For me, the programme’s greatest failing was in highlighting some of the differences in social culture that may explain why Europe has less of a problem with excessive drinking and yet, going on to unquestioningly permit a Scottish politician to waffle on about more repressive legislation that fails to take any account of the European experience.

    Drink itself is not the problem – it is merely a symptom of a serious and worsening social malaise in the UK. Sophie Lancaster was not killed by drink; she was killed by 2 vicious little runts completely devoid of any humanity or social responsibility. Drink may blur judgement but, surely, nobody but the most zealous of abolitionists believes that the consumption of alcohol can be solely responsible for such savagery?

    Sylvia Lancaster needs the committed support of the media; not to be exploited for a cosy 30 minutes bolstering Sir Trevor’s caring credentials. Whole schedules should be turned over with the aim of shaming politicians into endorsing real solutions instead of the usual knee-jerk response of yet more legislation. We need a return to education instead of the half-baked stream of ‘initiatives’ that are more concerned with cutting costs and benefiting employers; we need to promote family life where children come before work; we need to love and care for our children, not just as parents but as a society; we need to encourage responsibility (and a person can only be responsible if s/he has something to be responsible for so we need to stop the constant nannying of the state and be allowed to make our own decisions); we need to step back from the Thatcherite law of the jungle and create a more equal society where individuals are valued for the contribution they make instead of how they make it; we need to stop criminalising dustbin owners, motorists, cannabis users etc and start spending more time on the real criminals such as Sophie’s killers who destroy our lives rather than theirs; we need politicians to set an example of decency and to stop lying/dissembling to us…. ..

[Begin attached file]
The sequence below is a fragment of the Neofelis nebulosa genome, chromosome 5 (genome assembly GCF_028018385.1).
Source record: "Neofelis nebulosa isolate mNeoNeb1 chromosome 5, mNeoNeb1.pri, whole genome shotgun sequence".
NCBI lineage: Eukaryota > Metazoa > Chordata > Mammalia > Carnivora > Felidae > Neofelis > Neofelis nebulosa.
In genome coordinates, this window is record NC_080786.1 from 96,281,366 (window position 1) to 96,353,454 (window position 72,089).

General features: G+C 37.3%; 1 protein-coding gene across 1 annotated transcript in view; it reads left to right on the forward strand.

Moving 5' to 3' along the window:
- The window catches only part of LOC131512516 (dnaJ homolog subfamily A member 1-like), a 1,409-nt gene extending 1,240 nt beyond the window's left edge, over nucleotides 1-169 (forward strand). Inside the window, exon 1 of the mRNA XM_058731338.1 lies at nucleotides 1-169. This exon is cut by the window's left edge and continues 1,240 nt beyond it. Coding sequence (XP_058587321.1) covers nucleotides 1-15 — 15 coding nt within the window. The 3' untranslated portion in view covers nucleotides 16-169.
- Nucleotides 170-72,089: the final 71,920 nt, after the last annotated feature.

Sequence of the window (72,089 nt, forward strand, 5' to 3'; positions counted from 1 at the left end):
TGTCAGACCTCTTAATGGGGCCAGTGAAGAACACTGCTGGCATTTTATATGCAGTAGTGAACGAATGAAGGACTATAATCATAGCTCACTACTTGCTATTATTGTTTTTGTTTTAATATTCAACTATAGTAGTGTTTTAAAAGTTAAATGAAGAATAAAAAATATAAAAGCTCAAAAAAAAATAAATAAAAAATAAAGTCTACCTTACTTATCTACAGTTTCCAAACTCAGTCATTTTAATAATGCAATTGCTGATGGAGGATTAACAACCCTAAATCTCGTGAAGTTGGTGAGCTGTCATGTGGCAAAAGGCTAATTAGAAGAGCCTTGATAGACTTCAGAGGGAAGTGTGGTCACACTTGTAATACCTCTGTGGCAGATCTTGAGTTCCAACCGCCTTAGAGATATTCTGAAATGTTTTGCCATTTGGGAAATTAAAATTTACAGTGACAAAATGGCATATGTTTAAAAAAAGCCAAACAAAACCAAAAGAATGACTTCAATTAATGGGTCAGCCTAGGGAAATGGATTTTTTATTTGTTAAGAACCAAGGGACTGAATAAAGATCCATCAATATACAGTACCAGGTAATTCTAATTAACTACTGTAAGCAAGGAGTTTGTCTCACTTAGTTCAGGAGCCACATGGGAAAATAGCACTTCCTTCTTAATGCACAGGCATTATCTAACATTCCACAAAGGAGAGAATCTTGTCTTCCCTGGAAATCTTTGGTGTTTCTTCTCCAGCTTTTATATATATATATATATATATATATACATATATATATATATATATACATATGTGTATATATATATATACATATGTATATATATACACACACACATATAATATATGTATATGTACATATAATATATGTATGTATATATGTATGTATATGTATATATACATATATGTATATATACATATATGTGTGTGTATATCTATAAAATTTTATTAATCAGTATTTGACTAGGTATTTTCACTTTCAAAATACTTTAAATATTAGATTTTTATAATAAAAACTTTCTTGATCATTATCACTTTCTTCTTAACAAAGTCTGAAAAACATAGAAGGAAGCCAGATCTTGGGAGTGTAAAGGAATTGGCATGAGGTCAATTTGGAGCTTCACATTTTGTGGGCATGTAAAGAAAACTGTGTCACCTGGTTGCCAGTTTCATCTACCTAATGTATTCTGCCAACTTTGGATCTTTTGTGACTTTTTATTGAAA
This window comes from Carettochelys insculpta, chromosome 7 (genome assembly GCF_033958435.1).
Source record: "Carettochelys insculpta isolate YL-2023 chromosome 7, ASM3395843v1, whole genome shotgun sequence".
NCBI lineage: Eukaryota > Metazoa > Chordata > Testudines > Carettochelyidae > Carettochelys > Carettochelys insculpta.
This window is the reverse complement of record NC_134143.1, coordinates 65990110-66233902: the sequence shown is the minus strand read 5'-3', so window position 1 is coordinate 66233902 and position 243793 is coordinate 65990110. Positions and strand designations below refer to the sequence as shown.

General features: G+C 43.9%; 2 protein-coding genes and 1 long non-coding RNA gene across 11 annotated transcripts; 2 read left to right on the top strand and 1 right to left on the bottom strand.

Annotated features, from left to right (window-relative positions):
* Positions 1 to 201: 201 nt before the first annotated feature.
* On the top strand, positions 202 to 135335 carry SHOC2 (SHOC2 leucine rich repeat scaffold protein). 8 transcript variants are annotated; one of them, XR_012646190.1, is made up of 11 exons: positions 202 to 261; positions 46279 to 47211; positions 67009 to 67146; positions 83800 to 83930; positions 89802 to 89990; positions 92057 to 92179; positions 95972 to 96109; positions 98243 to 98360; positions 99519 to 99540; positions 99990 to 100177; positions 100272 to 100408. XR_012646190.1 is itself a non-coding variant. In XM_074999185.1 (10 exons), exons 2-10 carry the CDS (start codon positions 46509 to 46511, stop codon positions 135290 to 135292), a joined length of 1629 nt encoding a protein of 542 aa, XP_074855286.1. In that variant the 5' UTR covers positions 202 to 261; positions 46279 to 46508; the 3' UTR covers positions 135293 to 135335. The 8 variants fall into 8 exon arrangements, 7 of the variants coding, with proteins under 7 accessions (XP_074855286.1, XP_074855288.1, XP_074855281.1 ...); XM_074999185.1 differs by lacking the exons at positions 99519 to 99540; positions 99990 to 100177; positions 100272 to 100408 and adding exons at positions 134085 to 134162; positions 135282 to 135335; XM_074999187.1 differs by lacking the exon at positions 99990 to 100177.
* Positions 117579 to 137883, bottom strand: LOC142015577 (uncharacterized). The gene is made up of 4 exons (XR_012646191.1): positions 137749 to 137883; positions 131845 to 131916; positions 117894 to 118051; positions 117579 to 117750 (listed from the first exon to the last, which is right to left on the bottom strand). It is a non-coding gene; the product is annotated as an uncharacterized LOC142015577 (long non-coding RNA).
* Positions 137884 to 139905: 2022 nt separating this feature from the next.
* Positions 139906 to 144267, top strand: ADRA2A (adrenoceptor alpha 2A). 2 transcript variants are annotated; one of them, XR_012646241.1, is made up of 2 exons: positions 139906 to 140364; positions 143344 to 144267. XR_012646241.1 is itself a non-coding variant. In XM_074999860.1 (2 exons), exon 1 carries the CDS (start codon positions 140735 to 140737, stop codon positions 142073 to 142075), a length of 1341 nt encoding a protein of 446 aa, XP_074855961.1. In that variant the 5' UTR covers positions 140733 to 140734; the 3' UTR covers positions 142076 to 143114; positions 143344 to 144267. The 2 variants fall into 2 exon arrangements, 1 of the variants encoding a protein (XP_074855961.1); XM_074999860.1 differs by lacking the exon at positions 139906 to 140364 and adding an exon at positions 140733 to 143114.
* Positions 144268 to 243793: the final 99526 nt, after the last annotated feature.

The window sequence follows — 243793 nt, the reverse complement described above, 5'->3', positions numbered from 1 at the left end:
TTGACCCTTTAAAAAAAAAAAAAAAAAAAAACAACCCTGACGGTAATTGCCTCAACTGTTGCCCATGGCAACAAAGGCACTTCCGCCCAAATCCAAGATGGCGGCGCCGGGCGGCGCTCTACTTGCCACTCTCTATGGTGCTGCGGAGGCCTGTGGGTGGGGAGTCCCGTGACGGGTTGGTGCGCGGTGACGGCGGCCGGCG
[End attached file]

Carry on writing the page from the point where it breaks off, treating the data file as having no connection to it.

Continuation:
The full list is considerably longer but Britain’s problems are undeniably structural: no amount of legislation or punishment is going to alter the fact that ours is a fundamentally unfair society that permits many of its citizens to be treated with contempt. Inevitably, this promotes alienation, disaffection and an erosion of values. Such a situation is only exacerbated by ill-judged measures such as raising the age at which alcohol can be consumed. Sophie’s killers ignored the law as it stands, why would amending it make any difference?

    Sophie’s killers need to be locked up and never released – it is too late for them. The rest of us, politicians and the media especially, need to start addressing the inequalities that are spawning our feral society.

    So, shame on Tonight – not for a lack of balance but for a failure to red-bloodedly and one-sidedly hold politicians to account. If only you’d shown Sophie’s courage…

  2. Very well put, John. At the very least, the programme was transparent enough to lay blame on Gordon Brown for not making time to meet with Sylvia – after he’d promised to help her live on GMTV.

    Of course, half an hour is never enough time to fully discuss and explore these issues. Quite why various branches of the media are picking up on them more and more regularly.

    But in doing so, very often – and Channel 4 itself has been accused of this – the media is accused of ‘ambulance chasing’, scaremongering and profiteering from covering such issues (selling adspace, in C4’s case).

    It’s a (no pun intended) double-edged sword. Without picking up on social issues of this magnitude – which ultimately is what journalism should serve to do – it would be deemed ignorant, and fail to stir public debate.

    And of course, by doing so, it is fulfilling its responsibilities and shining a light on all the things good and bad about our country and the world at large. And if that happens to sell a few ads, then that’s really par for the course.

    Debate of all forms is important – and if Tonight got a few more people talking – and a few more politicians to wake up and take action – then so much the better.